Bassfishing is picking up on Clarks Hill, and tournament angler Josh Rockefeller of Augusta reports that he is already seeing some minor schooling activity although it will get more widespread once the lake cools a bit more. 

There are good numbers of fish around main lake humps in 13-22 feet of water that will take a topwater or fluke, and if they will only chase the bait then they will usually take a drop shot. There are also fish being caught on a drop shot around bridges.

However, it seems like a lot of the better fish are shallow, and some of the biggest are being caught on buzzbaits fished in the back of creeks. 

Thestriper and hybridsare on the move on Clarks Hill, and William Sasser Guide Service (706-589-5468) reports that fish are working their way up the lake and back into the creeks. Some of them are still in the Modoc area near the dam, but greater numbers have made it to the middle of the lake. 

Fish are generally off of creek channel points and secondary points, and while there are some fish on the bottom in 40 feet there are more fish on the bottom in 30-35 feet. There are also some groups starting to suspend in 10-15 feet and there is beginning to be more schooling. 

Some anglers are trolling umbrella rig and others are pulling planer boards, and weighted free lines will also catch fish. However, Captain Brad Sasser is still fishing down-lines 90% of the time.

Captain Brad reports that crappie fishing is getting better and better, particularly in the middle and upper lake. They are catching the most fish around natural submerged timber or planted brush close to the bottom in 15 feet of water. Some anglers are trolling while others are dropping shiners down to them. 

On thecatfishfront, Captain Chris Simpson (864-992-2352) reports that good numbers of 1-10 pound blue and channel catfish can still be caught in a summer pattern. Slow tapering points and ridges in the 5-15 foot range at night, and 15-35 foot range during the day, are still fishing best.  Anchoring on these areas and fan-casting cut herring, shrimp and dip baits is the best way to put some fish in the boat right now. 

When water temperatures get into the mid-70s the bite for big fish will improve. 

Night-time fishing for flathead catfish is still pretty good, and rocky points have been by far the best. Anchoring in the 5-10 foot range and fan-casting live bream all around the rock piles from as shallow as 5 feet out to about 25 feet has been the best approach. Give each spot plenty of time, up to 2 hours or more, because the fish will feed in cycles. You can also pick up the occasional big blue catfish (and gar) this way.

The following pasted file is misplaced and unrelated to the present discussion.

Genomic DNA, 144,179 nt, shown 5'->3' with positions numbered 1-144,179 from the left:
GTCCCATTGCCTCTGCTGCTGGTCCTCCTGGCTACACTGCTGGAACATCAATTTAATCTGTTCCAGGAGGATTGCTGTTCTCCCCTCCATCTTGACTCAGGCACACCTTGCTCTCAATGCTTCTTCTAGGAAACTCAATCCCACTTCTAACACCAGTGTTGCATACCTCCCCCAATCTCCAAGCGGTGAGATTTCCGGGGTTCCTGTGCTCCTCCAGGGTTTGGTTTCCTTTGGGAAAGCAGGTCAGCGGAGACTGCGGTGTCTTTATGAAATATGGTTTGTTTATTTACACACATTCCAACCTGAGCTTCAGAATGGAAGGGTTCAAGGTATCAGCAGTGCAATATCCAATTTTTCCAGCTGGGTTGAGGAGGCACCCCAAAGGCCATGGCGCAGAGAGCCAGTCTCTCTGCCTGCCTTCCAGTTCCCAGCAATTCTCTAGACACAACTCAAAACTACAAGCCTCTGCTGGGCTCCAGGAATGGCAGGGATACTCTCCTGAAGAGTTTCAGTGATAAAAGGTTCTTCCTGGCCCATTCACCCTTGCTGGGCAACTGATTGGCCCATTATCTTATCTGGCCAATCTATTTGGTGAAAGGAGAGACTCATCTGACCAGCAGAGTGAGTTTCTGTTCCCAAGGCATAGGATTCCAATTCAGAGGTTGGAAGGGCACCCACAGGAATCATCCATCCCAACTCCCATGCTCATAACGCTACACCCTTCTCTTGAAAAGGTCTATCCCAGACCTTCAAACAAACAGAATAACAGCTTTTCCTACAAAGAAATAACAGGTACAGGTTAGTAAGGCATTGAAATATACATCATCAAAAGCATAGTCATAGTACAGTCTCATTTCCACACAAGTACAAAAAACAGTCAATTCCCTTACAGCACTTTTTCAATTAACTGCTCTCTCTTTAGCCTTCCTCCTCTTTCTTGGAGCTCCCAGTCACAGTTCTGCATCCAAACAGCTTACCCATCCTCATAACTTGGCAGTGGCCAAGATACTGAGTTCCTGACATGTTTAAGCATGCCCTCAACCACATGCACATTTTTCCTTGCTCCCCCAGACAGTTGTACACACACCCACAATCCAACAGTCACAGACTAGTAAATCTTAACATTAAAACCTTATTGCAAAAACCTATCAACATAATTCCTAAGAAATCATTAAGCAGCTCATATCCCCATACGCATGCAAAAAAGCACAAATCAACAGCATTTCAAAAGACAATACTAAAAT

September 13

Clarks Hill water levels are at 326.72 (full pool is 330.00) and surface water temperatures run the gamut from the lower 80s to high 80s depending on the time of day. The lake is very clear due to no rain and little generation. 

Even though the bassdon’t typically start schooling offshore on Clarks Hill until a little later in the season, tournament angler Tyler Matthews of Evans, GA reports that schooling activity is already underway this September. He has found the fish schooling off sandy, rocky points in about 10-15 feet of water, but they aren’t staying up for very long. You are lucky to get one or two out of a school before they go down again. 

The fish are on very small baits, so small topwater lures or down-sized flukes are the best option. 

After the sun goes down fish can be caught with a jig on the same points where the bass were schooling during the day. 

There are also still deeper fish that can be caught on deep humps, brush or deep rock piles with jigs or drop shots.

For a kicker fish a buzzbait or Whopper Plopper is probably your best option, even though bites are few and far between. Since shallow fish are likely to be targeting bream or frogs and not shad at this time of year, a green skirt with a gold blade is better than a white buzzbait.

Since the last report action forstriper and hybridshas picked up on Clarks Hill, and William Sasser Guide Service (706-589-5468) reports that fish are grouping up better and less scattered than a week to ten days ago. In general fish are in the middle of the channel on the bottom off the sides of humps in 35-40 feet of water. The bite kicks off at dawn, and there is not much going on before that.